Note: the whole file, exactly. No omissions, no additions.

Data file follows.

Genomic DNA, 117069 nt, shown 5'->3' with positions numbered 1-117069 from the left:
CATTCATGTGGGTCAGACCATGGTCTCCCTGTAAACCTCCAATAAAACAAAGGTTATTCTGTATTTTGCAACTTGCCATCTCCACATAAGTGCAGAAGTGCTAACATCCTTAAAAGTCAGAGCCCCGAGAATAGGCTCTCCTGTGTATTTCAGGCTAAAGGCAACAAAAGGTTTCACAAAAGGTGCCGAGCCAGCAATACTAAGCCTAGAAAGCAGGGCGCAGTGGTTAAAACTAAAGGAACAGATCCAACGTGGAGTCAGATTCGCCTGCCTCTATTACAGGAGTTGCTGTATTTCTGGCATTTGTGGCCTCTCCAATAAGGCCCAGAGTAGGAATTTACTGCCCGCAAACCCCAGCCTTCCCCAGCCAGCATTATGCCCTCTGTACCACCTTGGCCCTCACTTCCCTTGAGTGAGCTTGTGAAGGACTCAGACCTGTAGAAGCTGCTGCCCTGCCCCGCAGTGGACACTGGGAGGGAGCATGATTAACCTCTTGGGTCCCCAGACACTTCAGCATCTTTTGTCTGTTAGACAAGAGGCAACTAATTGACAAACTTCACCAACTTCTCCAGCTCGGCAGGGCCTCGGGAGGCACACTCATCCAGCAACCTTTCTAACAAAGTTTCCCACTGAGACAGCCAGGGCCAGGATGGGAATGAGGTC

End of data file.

Genomic DNA, 117069 nt, shown 5'->3' with positions numbered 1-117069 from the left:
CATTCATGTGGGTCAGACCATGGTCTCCCTGTAAACCTCCAATAAAACAAAGGTTATTCTGTATTTTGCAACTTGCCATCTCCACATAAGTGCAGAAGTGCTAACATCCTTAAAAGTCAGAGCCCCGAGAATAGGCTCTCCTGTGTATTTCAGGCTAAAGGCAACAAAAGGTTTCACAAAAGGTGCCGAGCCAGCAATACTAAGCCTAGAAAGCAGGGCGCAGTGGTTAAAACTAAAGGAACAGATCCAACGTGGAGTCAGATTCGCCTGCCTCTATTACAGGAGTTGCTGTATTTCTGGCATTTGTGGCCTCTCCAATAAGGCCCAGAGTAGGAATTTACTGCCCGCAAACCCCAGCCTTCCCCAGCCAGCATTATGCCCTCTGTACCACCTTGGCCCTCACTTCCCTTGAGTGAGCTTGTGAAGGACTCAGACCTGTAGAAGCTGCTGCCCTGCCCCGCAGTGGACACTGGGAGGGAGCATGATTAACCTCTTGGGTCCCCAGACACTTCAGCATCTTTTGTCTGTTAGACAAGAGGCAACTAATTGACAAACTTCACCAACTTCTCCAGCTCGGCAGGGCCTCGGGAGGCACACTCATCCAGCAACCTTTCTAACAAAGTTTCCCACTGAGACAGCCAGGGCCAGGATGGGAATGAGGTC